5 Must-Have Resources for Social Media Managers
On paper, social media may not cost your business anything – but the successful management of any social media program is far from free.
Whether you’re managing one social account or twenty, an investment of time and money in some essential tools and resources will pay off, quickly, in the form of fewer daily headaches and avoidance of long-term problems for your business.
Let’s take a look at some of the most essential items for your social media task list:
Photo Editing Tools
Over and over again, analytics prove that social posts with graphics tend to be read, shared, and clicked more than non-graphic posts. In other words, graphic posts get more engagement.
With all this potential, it’s a shame when businesses kill off their chances to get great traction from their graphics because they’ve used a poorly integrated photo– one that’s too big, too small, blurry, or otherwise “off”. And yet we see it happen just about every day to brands large and small.
While some social media platforms provide behind-the-scenes editing that results in correctly-displayed images without any editing on the part of the person uploading the image, this capability is limited and varies across platforms. As a social media marketer, it’s critical that you have access to tools that can help you do some basic size configuration and touch-up. You should also have the ability to add text to your photos and generate simple infographics or collages.
If you don’t have access to a graphic designer who can take care of image prep for you, there are a number of free or affordable resources you can consider, including:
- The built-in photo and video editing tools that come with many desktop operating systems or office software bundles (like Paint, Photo Gallery or Movie Maker, and iPhoto or iMovie
- Canva, Pic Collage and other easy-to-use photo programs
- Photoshop Online Tools
Knowledge of Community Standards
All social media platforms have community standards – guidelines and policies that govern the online behavior of the platform’s users, including businesses. These guidelines cover issues like image posting, copyright protection, contests and promotions, the way that users interact with each other, and limitations on hate speech and profanity.
You may see people and companies break the rules without apparent consequences, but don’t let that lull you into a false sense of security. Most social media brands have content “police” working for them around the clock, and they are not reluctant to report violations.
If you get your account flagged or suspended, it can be a time-consuming nightmare to regain access.
So it’s important that social media managers understand what they can and can’t do, with respect to both organic content and social media advertising. A good place to start is to review the community guidelines for some of the bigger social players – Instagram, Facebook and Twitter. Create a cheat sheet of both shared rules and ones that are specific to certain social communities and keep it handy in your office.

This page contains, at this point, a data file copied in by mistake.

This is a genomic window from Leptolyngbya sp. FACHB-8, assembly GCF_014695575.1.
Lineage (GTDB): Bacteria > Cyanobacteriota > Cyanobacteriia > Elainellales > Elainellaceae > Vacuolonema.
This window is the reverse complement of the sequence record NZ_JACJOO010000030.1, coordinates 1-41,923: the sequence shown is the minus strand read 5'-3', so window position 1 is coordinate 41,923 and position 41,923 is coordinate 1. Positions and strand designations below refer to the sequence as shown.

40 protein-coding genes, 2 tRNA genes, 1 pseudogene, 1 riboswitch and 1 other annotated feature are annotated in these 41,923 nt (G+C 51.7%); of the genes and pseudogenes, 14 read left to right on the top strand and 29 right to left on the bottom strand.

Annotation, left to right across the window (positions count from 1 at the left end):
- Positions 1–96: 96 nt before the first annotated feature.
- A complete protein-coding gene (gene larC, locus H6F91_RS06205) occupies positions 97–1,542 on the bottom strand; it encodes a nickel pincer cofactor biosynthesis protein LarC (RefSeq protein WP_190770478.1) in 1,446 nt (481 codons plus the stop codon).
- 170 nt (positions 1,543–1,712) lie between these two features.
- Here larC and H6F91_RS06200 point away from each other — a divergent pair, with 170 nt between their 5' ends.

If you’re managing multiple social media communities, or if social media is just one item on a long-list of social media responsibilities – or if you just want to take a day off once in a while – you’ll need to be able to schedule some content in advance.
Some social platforms offer built-in scheduling tools that are very easy to use – Facebook’s tool gets more robust with each passing year. Other options to check out include HootSuite or BulkBuffer, just to name a few.
By the way: Scheduling should be a tool, not a crutch. Businesses who over-schedule may find that they lose traction as followers realize that their content is too “branded” and never spontaneous.
An easy way to keep up with the Joneses
And by that, we mean keeping up with your competitors and collaborators on social media. Doing so will yield a never-ending supply of best practices and ideas to borrow, as well as business intelligence.
The best way to accomplish this is by arranging to have your competitors and collaborators’ content regularly pop up in your newsfeeds or boards. That means you’ll need to follow or “like” on behalf of your brand page – or in cases where you need to be a little more covert, you can follow from your personal social media accounts.
Even if social media is just a one of many missiles in your marketing arsenal, and even if your organization is small or non-controversial, it’s important to remember that any page or board upon which you have a presence is forever a part of your digital marketing footprint – and your brand identity.
Which means you need to have backup, contingency, and crisis plans in the event of an emergency. These plans should include:
- Backup administrators (someone who has access to the accounts in case you become unavailable).
- A secure location where you store log-in information.
- A plan for handling negative comments and posts from customers or followers.
Need some social support? MindEcology can help.
(Note that the products or resources mentioned in this article are provided for education purposes only and do not constitute endorsements.)